"He was a very good high school player, but since eighth grade, he took every snap no-huddle shotgun. Didn't even step in a huddle and call a play. Didn't get underneath the center and learn how to make a handoff."
The spread hasn't spread to the NFL, except in limited cases, such as former Auburn tailback Ronnie Brown taking direct snaps for the Miami Dolphins.
But the spread has given NFL scouts and coaches headaches as they try to evaluate players who run that system in college.
Alabama coach Nick Saban said an NFL general manager wrote asking how he looks at quarterbacks because the GM admitted "having a more difficult time evaluating players that play in that offense."
Tebow will be an interesting case study there. As a consensus builds that the Florida quarterback is one of the best players in college history, opinions of his ability to play that position in the NFL vary wildly.
"I think he'll be a winner in the NFL," Saban said. "But I think everybody needs to understand that the NFL struggles to evaluate people who don't do in college what they look for guys to do in the pros.
"I think Florida has a great offense. I think it's very difficult to defend. So I'm not being critical. But it is different."
Saban should know.
His Alabama defense was dominant last season as the Crimson Tide rolled through the regular season 12-0. Then it faced two of the most prominent proponents of the spread offense, Florida in the SEC Championship Game and Utah in the Sugar Bowl.
Alabama surrendered a season-high 31 points to both the Gators and the Utes and lost both games.
"The concept of the spread offense is outstanding because it makes the quarterback an 11th gap on defense," Saban said. "If you only had to defend that all the time, I think we could all get a little better at it. It's the multiple of the different things you see throughout the season that make it more difficult."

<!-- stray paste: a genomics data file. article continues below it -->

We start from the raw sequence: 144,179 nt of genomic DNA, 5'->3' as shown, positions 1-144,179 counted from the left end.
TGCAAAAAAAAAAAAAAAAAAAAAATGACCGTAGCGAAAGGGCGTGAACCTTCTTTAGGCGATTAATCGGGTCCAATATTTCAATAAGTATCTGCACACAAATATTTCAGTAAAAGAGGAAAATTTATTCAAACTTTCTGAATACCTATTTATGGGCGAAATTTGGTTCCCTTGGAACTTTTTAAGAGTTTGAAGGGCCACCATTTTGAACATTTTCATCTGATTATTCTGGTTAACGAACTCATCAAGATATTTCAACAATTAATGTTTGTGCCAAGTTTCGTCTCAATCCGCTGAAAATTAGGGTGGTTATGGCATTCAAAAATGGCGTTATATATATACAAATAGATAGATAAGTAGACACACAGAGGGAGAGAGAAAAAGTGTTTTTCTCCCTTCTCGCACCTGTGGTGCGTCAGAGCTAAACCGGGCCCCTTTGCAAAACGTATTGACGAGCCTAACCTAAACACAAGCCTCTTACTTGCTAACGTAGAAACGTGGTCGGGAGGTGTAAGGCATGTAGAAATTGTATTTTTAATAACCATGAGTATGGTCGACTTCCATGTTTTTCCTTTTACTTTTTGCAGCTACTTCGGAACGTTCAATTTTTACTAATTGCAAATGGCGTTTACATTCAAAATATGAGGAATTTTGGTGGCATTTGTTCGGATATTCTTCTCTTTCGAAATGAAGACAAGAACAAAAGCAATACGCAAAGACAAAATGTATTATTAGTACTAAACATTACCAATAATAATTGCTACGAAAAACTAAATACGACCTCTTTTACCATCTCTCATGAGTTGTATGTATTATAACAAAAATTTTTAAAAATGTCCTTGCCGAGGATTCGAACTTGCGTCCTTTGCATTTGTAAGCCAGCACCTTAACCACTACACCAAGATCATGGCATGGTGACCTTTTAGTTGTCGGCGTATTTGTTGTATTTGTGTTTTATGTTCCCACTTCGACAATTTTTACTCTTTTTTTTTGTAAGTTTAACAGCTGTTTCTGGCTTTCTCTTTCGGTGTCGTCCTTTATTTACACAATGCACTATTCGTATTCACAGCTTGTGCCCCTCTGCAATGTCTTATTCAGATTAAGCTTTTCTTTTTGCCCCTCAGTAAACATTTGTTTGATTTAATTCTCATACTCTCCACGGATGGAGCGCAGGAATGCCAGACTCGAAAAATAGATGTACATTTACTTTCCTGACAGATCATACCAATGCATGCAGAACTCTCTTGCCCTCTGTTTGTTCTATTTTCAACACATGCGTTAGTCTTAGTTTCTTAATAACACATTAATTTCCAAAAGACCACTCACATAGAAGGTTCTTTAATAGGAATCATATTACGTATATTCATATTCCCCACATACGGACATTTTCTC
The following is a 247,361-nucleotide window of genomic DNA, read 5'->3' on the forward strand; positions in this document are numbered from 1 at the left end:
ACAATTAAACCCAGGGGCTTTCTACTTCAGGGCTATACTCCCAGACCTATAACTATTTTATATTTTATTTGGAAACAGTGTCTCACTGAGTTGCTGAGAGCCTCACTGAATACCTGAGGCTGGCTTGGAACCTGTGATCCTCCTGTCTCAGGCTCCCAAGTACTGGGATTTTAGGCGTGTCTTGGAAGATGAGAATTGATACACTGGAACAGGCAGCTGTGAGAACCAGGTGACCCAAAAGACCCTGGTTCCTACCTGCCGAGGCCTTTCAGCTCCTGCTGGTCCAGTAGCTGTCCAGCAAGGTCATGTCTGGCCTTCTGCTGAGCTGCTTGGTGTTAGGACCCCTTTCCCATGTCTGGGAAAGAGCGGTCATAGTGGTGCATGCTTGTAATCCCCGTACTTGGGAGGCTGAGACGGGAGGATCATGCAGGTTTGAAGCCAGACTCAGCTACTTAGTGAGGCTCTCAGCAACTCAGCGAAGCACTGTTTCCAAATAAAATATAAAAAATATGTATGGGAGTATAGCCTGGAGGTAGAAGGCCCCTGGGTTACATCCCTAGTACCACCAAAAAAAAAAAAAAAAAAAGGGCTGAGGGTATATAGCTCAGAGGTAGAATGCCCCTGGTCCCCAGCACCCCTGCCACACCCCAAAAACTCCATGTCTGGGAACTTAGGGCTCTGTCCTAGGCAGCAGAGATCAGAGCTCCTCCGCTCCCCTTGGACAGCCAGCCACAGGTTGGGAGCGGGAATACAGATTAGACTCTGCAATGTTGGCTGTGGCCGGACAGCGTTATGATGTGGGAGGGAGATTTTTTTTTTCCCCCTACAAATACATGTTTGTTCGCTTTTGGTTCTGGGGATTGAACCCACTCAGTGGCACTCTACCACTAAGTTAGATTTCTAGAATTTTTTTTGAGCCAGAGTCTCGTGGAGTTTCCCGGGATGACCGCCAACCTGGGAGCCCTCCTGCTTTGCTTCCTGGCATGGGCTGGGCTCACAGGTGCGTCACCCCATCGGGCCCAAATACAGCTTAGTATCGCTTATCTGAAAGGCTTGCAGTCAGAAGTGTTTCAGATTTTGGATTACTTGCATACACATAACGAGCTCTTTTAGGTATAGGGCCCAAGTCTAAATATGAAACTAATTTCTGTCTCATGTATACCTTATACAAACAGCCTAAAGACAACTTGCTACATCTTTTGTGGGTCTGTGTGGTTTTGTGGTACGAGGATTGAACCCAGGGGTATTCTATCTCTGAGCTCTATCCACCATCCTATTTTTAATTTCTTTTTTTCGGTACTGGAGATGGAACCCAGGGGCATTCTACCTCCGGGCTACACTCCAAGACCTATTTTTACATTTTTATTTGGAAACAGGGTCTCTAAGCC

So the good news for SEC defenses is they'll see the spread more than ever. But that also could be bad news, at least for the defenses that have to figure a way to slow Tebow and Florida.
As much as he likes the scheme, Meyer, the spread's pied piper, said it still comes down to the players running it, not the coaches drawing it up.
Meyer remembered that the 2005 loss at Alabama came during a four-week stretch in which his offense was "probably the worst since I've been head coach." Key injuries contributed, as did the growing pains of getting older players such as then-Florida quarterback Chris Leak to adjust to the system and getting the system to adapt to the talents of Leak and his teammates.
"It's all personnel-based," Meyer said. "If you have very good players, it's going to be a very good offense."
DEFINING THE SPREAD
>> The spread is a label for several variations of the wide-open offenses now prevalent in college football. There's Rich Rodriguez's zone-read option, Florida's version of the single-wing with Tim Tebow, and Texas Tech's pass-happy Air Raid, to name just a few.
>> Most spread offenses contain no huddle, a shotgun snap, four or five receivers, and no more than one running back. Some spreads work at a fast pace to wear down defenses, and others wait at the line for a play call to match the defense.
>> The spread is all about matchups. The goal is to spread defenders across the width of the field, leaving one-on-one matchups for running backs and receivers. The spread can also recognize blitzes better because spreadout defenders can tip themselves off when they intend to blitz.
>> The quarterback is the most critical component in the spread. He must make plays on the run, both out of design and necessity when plays break down. And he better have a backup because a spread quarterback will get hit. Receivers need to read defenses and adjust routes. Tailbacks must pose receiving threats out of the backfield. Offensive linemen often play in a standing position.